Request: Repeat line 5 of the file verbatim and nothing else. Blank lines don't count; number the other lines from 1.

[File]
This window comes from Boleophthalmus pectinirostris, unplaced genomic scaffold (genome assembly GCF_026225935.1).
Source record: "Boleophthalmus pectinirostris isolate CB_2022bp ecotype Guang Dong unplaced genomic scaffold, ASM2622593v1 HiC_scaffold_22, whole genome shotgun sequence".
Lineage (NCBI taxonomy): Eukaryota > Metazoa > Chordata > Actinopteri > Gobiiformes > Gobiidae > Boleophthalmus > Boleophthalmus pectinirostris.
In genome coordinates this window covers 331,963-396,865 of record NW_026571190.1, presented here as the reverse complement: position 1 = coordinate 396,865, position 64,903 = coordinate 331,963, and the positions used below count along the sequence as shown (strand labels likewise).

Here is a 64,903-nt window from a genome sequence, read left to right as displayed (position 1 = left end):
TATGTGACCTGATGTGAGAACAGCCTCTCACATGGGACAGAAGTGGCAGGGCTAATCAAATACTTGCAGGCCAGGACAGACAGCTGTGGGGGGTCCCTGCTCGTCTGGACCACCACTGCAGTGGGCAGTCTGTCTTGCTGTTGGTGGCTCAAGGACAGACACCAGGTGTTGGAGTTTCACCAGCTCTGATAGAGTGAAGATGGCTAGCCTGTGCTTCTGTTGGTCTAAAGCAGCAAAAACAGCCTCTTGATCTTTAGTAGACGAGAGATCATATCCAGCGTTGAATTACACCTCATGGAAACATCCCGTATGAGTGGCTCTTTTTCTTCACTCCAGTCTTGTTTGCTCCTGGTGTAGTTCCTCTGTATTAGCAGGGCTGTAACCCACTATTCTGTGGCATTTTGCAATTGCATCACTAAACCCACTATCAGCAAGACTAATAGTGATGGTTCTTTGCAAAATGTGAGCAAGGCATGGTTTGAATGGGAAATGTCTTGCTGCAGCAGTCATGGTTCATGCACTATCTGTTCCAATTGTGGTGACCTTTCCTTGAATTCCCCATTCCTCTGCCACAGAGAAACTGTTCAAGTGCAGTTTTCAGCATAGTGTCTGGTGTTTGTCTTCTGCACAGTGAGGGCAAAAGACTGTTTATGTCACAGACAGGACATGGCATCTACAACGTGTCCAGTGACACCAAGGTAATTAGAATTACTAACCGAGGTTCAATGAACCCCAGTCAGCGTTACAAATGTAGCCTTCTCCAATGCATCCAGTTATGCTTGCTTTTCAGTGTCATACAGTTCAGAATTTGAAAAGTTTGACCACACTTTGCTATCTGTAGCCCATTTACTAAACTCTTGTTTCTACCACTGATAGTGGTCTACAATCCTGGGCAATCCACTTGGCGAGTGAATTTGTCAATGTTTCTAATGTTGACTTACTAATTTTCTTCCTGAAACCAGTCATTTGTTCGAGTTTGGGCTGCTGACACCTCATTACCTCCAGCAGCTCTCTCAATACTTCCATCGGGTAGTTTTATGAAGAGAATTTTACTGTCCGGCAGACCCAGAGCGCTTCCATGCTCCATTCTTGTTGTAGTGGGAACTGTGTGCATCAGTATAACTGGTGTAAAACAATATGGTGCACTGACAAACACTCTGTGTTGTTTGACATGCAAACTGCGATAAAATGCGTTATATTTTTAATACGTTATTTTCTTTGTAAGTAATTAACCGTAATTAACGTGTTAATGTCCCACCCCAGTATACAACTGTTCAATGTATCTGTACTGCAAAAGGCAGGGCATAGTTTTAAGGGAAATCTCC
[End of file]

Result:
Here is a 64,903-nt window from a genome sequence, read left to right as displayed (position 1 = left end):